For the third consecutive year, BET Networks and AEG are partnering to bring BET Experience to L.A. LIVE June 25 – 28, 2015. A four day event, attendees will have the opportunity to experience a plethora of music and comedy concerts, entertaining and interactive activations at the free Fan Festival.
This time of year means music conference after music conference. For an indie musician, this means countless opportunities to learn and network. Singer and songwriter Elaine Romanelli shares the second installment of three on how to get the most out of music conferences with tips from our friend, publicist Ariel Hyatt.
Music conferences are in full swing this time of year. While I am sure that many of you are super excited for events like the Indie Artist Summit in Nashville this weekend, I want to bring to your attention another amazing conference coming up this week. This year's Folk Alliance International Conference brings over 3,000 attendees per year and is sure to deliver some great insights into taking your career to the next level. With conference season gearing up, Elaine Romanelli shares in the first of this 3 part series how to get the most out of music conferences from PR powerhouse Ariel Hyatt.
For most intents and purposes, the music industry is constrained to New York City and Los Angeles. While both cities have rightfully established themselves as the leading musical locales, there are a number of up-and-coming cities with their own scenes that are worth keeping an eye on. Here is your guide to the top 10 best emerging cities for music.
Musician Jack White is the latest artist to join the ranks of performers with leaked hospitality riders after a copy of a document purported to be White's rider was leaked by a student newspaper ahead of his performance at the University of Oklahoma on Feb. 2. The rider revealed the tour's surprisingly specific preference for homemade guacamole dip, even going so far as to include a recipe.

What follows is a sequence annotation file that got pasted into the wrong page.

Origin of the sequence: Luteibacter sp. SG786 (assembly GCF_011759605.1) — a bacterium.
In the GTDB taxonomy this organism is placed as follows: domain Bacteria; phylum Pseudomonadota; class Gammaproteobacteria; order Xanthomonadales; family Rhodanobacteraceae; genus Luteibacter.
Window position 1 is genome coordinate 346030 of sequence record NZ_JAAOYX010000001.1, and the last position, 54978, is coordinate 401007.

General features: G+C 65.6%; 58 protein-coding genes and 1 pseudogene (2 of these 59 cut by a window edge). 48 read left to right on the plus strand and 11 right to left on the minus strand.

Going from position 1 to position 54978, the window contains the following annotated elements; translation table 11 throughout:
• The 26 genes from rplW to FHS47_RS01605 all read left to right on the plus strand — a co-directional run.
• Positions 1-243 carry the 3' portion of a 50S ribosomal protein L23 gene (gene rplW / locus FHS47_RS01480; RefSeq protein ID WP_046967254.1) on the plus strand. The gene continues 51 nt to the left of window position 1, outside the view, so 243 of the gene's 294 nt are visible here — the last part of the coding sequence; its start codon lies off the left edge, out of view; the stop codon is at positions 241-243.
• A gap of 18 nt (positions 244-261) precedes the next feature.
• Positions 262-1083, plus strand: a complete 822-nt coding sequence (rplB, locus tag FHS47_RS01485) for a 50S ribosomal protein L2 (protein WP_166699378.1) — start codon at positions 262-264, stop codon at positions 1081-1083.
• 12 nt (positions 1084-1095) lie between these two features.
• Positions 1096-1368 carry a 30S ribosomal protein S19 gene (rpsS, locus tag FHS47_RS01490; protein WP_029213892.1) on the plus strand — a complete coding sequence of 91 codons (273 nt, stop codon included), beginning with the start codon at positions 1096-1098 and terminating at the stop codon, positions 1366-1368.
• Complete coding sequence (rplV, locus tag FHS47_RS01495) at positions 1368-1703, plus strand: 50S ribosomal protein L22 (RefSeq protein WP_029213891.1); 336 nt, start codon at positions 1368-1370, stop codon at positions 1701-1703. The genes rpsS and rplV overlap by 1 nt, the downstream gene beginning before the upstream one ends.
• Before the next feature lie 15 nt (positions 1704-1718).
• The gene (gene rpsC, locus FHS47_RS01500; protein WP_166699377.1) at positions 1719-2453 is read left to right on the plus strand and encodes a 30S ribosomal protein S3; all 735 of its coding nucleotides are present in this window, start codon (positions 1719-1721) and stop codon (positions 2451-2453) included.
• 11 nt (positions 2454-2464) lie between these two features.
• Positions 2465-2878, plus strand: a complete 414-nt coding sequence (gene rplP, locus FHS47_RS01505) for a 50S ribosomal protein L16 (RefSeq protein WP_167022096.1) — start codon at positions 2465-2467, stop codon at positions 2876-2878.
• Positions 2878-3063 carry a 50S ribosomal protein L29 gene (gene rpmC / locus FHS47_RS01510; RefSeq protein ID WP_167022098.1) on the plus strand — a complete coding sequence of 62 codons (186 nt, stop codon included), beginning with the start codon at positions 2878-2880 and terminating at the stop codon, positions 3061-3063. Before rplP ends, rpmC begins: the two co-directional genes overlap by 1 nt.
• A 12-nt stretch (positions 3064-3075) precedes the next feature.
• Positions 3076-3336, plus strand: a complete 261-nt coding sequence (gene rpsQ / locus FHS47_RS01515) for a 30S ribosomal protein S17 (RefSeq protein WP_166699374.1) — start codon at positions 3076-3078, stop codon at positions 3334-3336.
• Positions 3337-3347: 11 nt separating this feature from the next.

A Banana Free Zone
As an artist, touring can be the heart and soul of getting your music out to the masses in the most personal way possible. But venues, like any other business, want to make a profit. So, talent buyers spend a lot of time vetting artists that will pack their venues. What are they looking for and how can you make sure you have everything you need to play at the venue you want? Brandon Waadenburg gives an in-depth look into the world of music venues and how you can come out on top when you are looking for your next gig.
Last year, more than 1.25 million people visited Do512 seeking SXSW information and this year, those numbers are only expected to increase. Do512 reaches more party goers during SXSW than any other media outlet - as they become the destination hub for all things party central at SXSW, be sure to contact the team at Do512 to get your event information listed on the 2015 Site.
Every singer/songwriter or acoustic act who's played out enough knows the drill. You show up to a gig where you must perform underneath a TV showing the big game or in a coffeehouse with the erratic, nerve-jarring grinding and screeching of the espresso machine, or maybe in a bar with the incessant cackling of people doing shots five feet away from where you're performing, oblivious to your presence. And all this for very little pay, usually. House concerts are the antidote to such maddening scenarios.